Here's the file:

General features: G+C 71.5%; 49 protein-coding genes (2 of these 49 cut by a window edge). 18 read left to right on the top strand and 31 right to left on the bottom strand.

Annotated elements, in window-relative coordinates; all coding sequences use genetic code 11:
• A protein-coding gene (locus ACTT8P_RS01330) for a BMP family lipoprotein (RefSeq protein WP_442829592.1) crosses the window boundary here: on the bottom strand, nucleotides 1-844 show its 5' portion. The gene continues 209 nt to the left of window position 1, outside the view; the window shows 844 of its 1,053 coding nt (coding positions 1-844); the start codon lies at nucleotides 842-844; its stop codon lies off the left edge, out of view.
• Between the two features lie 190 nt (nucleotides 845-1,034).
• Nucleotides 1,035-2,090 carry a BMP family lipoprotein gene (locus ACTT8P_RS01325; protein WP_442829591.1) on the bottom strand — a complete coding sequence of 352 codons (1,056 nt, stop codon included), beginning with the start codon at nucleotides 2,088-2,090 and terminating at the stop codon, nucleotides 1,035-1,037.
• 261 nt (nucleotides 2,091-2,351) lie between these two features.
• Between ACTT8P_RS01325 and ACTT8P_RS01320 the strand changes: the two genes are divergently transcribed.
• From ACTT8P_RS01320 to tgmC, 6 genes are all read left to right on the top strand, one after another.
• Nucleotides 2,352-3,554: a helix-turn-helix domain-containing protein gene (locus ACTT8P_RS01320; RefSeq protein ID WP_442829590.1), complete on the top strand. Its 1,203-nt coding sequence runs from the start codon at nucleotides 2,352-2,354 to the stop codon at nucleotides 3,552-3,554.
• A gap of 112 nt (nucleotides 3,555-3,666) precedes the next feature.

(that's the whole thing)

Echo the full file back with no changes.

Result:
General features: G+C 71.5%; 49 protein-coding genes (2 of these 49 cut by a window edge). 18 read left to right on the top strand and 31 right to left on the bottom strand.

Annotated elements, in window-relative coordinates; all coding sequences use genetic code 11:
• A protein-coding gene (locus ACTT8P_RS01330) for a BMP family lipoprotein (RefSeq protein WP_442829592.1) crosses the window boundary here: on the bottom strand, nucleotides 1-844 show its 5' portion. The gene continues 209 nt to the left of window position 1, outside the view; the window shows 844 of its 1,053 coding nt (coding positions 1-844); the start codon lies at nucleotides 842-844; its stop codon lies off the left edge, out of view.
• Between the two features lie 190 nt (nucleotides 845-1,034).
• Nucleotides 1,035-2,090 carry a BMP family lipoprotein gene (locus ACTT8P_RS01325; protein WP_442829591.1) on the bottom strand — a complete coding sequence of 352 codons (1,056 nt, stop codon included), beginning with the start codon at nucleotides 2,088-2,090 and terminating at the stop codon, nucleotides 1,035-1,037.
• 261 nt (nucleotides 2,091-2,351) lie between these two features.
• Between ACTT8P_RS01325 and ACTT8P_RS01320 the strand changes: the two genes are divergently transcribed.
• From ACTT8P_RS01320 to tgmC, 6 genes are all read left to right on the top strand, one after another.
• Nucleotides 2,352-3,554: a helix-turn-helix domain-containing protein gene (locus ACTT8P_RS01320; RefSeq protein ID WP_442829590.1), complete on the top strand. Its 1,203-nt coding sequence runs from the start codon at nucleotides 2,352-2,354 to the stop codon at nucleotides 3,552-3,554.
• A gap of 112 nt (nucleotides 3,555-3,666) precedes the next feature.